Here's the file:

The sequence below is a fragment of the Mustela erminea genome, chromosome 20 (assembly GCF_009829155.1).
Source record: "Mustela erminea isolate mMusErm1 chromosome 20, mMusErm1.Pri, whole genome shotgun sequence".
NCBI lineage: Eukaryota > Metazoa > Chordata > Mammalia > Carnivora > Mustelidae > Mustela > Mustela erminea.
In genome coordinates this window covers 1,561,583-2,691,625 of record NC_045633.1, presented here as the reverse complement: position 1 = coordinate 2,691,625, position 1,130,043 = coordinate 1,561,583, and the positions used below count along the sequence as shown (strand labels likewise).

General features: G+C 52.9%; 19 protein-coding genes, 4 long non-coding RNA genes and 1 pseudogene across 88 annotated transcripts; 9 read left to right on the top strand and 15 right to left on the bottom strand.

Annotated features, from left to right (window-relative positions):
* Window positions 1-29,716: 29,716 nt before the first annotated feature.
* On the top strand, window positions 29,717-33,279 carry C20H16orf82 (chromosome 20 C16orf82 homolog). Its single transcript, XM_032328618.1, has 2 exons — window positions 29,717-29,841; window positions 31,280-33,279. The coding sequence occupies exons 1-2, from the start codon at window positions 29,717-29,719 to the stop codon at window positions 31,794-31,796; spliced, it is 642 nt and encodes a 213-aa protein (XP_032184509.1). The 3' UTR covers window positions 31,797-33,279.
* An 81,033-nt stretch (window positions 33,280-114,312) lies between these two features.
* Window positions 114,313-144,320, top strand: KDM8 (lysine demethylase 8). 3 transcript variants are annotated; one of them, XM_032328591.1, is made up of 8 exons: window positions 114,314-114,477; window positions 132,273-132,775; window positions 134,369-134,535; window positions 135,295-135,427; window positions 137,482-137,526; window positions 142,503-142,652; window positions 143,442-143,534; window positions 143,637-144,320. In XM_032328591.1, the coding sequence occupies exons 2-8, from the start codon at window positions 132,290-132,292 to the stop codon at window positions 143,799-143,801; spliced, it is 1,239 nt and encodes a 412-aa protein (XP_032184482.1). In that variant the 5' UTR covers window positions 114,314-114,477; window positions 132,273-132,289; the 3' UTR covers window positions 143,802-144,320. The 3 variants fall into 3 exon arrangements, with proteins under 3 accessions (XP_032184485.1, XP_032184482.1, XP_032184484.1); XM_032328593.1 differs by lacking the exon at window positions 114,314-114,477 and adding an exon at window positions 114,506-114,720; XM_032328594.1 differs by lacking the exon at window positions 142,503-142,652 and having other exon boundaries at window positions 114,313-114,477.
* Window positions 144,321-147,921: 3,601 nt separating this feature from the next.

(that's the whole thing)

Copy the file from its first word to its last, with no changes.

The sequence below is a fragment of the Mustela erminea genome, chromosome 20 (assembly GCF_009829155.1).
Source record: "Mustela erminea isolate mMusErm1 chromosome 20, mMusErm1.Pri, whole genome shotgun sequence".
NCBI lineage: Eukaryota > Metazoa > Chordata > Mammalia > Carnivora > Mustelidae > Mustela > Mustela erminea.
In genome coordinates this window covers 1,561,583-2,691,625 of record NC_045633.1, presented here as the reverse complement: position 1 = coordinate 2,691,625, position 1,130,043 = coordinate 1,561,583, and the positions used below count along the sequence as shown (strand labels likewise).

General features: G+C 52.9%; 19 protein-coding genes, 4 long non-coding RNA genes and 1 pseudogene across 88 annotated transcripts; 9 read left to right on the top strand and 15 right to left on the bottom strand.

Annotated features, from left to right (window-relative positions):
* Window positions 1-29,716: 29,716 nt before the first annotated feature.
* On the top strand, window positions 29,717-33,279 carry C20H16orf82 (chromosome 20 C16orf82 homolog). Its single transcript, XM_032328618.1, has 2 exons — window positions 29,717-29,841; window positions 31,280-33,279. The coding sequence occupies exons 1-2, from the start codon at window positions 29,717-29,719 to the stop codon at window positions 31,794-31,796; spliced, it is 642 nt and encodes a 213-aa protein (XP_032184509.1). The 3' UTR covers window positions 31,797-33,279.
* An 81,033-nt stretch (window positions 33,280-114,312) lies between these two features.
* Window positions 114,313-144,320, top strand: KDM8 (lysine demethylase 8). 3 transcript variants are annotated; one of them, XM_032328591.1, is made up of 8 exons: window positions 114,314-114,477; window positions 132,273-132,775; window positions 134,369-134,535; window positions 135,295-135,427; window positions 137,482-137,526; window positions 142,503-142,652; window positions 143,442-143,534; window positions 143,637-144,320. In XM_032328591.1, the coding sequence occupies exons 2-8, from the start codon at window positions 132,290-132,292 to the stop codon at window positions 143,799-143,801; spliced, it is 1,239 nt and encodes a 412-aa protein (XP_032184482.1). In that variant the 5' UTR covers window positions 114,314-114,477; window positions 132,273-132,289; the 3' UTR covers window positions 143,802-144,320. The 3 variants fall into 3 exon arrangements, with proteins under 3 accessions (XP_032184485.1, XP_032184482.1, XP_032184484.1); XM_032328593.1 differs by lacking the exon at window positions 114,314-114,477 and adding an exon at window positions 114,506-114,720; XM_032328594.1 differs by lacking the exon at window positions 142,503-142,652 and having other exon boundaries at window positions 114,313-114,477.
* Window positions 144,321-147,921: 3,601 nt separating this feature from the next.